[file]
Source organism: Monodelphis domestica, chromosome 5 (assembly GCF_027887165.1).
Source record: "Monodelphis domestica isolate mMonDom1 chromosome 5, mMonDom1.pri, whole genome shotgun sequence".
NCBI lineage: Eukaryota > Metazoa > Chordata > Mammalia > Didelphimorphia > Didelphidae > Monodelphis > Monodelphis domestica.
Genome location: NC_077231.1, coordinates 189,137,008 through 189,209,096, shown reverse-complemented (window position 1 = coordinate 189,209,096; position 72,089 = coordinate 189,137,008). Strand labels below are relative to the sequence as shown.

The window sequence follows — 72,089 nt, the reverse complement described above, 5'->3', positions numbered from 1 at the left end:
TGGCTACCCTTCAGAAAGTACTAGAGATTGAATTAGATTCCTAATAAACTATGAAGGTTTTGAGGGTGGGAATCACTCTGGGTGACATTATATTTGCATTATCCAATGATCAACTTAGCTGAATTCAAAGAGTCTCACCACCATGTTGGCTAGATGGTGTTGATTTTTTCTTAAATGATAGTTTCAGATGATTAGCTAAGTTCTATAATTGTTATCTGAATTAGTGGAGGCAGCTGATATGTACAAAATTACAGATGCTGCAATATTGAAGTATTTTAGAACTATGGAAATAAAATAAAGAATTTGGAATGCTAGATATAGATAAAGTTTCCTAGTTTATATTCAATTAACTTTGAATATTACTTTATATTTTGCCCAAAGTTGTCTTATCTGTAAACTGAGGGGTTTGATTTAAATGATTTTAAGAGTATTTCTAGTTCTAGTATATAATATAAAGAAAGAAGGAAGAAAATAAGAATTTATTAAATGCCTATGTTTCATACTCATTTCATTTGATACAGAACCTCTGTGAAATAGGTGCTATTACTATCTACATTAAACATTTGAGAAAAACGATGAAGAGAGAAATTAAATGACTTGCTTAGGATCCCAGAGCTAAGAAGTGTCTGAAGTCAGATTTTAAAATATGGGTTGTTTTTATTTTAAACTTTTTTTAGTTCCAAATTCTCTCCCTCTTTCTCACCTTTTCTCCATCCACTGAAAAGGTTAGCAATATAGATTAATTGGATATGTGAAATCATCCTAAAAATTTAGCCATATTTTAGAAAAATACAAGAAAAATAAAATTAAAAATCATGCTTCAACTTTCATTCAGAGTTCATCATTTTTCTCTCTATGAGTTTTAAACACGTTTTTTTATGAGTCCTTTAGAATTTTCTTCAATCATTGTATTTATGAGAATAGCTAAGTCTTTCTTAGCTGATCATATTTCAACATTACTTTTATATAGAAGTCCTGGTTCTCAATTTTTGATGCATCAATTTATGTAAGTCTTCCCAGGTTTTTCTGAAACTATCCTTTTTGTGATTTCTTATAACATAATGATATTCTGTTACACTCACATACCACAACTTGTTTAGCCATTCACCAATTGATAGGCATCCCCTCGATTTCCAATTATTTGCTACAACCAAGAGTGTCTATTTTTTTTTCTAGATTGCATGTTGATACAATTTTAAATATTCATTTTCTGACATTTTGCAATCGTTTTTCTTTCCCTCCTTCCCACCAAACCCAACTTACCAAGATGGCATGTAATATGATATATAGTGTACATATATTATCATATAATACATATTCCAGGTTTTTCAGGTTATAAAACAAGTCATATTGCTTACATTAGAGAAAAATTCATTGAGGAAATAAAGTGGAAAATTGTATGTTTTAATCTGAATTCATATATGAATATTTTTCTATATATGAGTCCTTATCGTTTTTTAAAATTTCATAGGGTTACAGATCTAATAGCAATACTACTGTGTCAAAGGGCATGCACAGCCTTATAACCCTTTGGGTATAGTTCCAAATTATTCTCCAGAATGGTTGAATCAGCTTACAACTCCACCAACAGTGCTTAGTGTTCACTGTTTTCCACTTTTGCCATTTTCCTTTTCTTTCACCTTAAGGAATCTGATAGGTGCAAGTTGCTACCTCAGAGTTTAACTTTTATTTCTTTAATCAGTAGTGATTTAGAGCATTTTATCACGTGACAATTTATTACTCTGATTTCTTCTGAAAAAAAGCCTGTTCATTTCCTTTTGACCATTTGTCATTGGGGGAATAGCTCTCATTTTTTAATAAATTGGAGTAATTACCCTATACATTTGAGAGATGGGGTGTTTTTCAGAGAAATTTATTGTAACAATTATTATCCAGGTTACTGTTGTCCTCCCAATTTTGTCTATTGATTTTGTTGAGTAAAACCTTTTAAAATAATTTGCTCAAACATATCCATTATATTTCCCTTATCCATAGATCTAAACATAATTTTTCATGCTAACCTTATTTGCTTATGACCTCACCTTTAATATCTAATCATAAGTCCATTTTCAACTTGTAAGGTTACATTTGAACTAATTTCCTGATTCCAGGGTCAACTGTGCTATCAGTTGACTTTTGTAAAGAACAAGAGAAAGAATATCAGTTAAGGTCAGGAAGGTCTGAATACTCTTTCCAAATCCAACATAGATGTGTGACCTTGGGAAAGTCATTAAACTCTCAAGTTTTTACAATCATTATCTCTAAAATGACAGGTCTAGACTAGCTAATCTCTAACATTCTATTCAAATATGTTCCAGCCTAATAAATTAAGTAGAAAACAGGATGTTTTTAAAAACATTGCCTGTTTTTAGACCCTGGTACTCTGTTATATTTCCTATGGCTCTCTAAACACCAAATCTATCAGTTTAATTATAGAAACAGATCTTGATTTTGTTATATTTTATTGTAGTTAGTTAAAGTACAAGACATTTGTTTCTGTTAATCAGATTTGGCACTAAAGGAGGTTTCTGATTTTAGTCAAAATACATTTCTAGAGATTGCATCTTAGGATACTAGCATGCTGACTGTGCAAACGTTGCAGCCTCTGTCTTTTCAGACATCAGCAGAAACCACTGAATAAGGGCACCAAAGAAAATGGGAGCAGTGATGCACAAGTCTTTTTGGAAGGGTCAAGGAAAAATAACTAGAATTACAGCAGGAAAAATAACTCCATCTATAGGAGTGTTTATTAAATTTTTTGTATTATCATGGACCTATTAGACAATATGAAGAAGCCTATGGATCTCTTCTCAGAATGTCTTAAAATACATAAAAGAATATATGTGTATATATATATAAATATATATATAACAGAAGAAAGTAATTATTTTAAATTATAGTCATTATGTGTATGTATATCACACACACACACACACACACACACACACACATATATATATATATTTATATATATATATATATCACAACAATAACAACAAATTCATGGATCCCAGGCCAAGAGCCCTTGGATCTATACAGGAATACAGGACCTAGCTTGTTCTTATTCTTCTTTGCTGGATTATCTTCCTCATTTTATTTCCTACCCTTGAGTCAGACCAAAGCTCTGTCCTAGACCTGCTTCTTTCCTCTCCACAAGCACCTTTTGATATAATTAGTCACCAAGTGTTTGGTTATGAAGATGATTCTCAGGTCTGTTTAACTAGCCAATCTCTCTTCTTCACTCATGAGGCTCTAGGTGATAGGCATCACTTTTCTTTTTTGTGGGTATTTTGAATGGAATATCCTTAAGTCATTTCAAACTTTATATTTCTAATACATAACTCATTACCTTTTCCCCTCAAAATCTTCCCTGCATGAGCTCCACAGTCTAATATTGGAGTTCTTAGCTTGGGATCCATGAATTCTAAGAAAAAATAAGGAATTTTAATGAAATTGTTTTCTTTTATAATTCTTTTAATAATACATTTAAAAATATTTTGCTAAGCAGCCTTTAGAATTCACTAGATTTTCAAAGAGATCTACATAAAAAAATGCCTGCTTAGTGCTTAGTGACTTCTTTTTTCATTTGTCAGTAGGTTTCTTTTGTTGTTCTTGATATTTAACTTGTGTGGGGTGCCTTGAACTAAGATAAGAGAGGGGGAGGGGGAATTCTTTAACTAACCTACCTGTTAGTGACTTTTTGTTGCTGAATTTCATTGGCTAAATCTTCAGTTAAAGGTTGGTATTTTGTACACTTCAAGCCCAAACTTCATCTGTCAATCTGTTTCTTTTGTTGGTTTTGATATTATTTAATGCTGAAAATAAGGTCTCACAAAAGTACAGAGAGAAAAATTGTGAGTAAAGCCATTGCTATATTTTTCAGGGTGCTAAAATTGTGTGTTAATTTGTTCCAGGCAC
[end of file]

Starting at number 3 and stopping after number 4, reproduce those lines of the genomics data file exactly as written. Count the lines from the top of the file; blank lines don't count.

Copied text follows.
NCBI lineage: Eukaryota > Metazoa > Chordata > Mammalia > Didelphimorphia > Didelphidae > Monodelphis > Monodelphis domestica.
Genome location: NC_077231.1, coordinates 189,137,008 through 189,209,096, shown reverse-complemented (window position 1 = coordinate 189,209,096; position 72,089 = coordinate 189,137,008). Strand labels below are relative to the sequence as shown.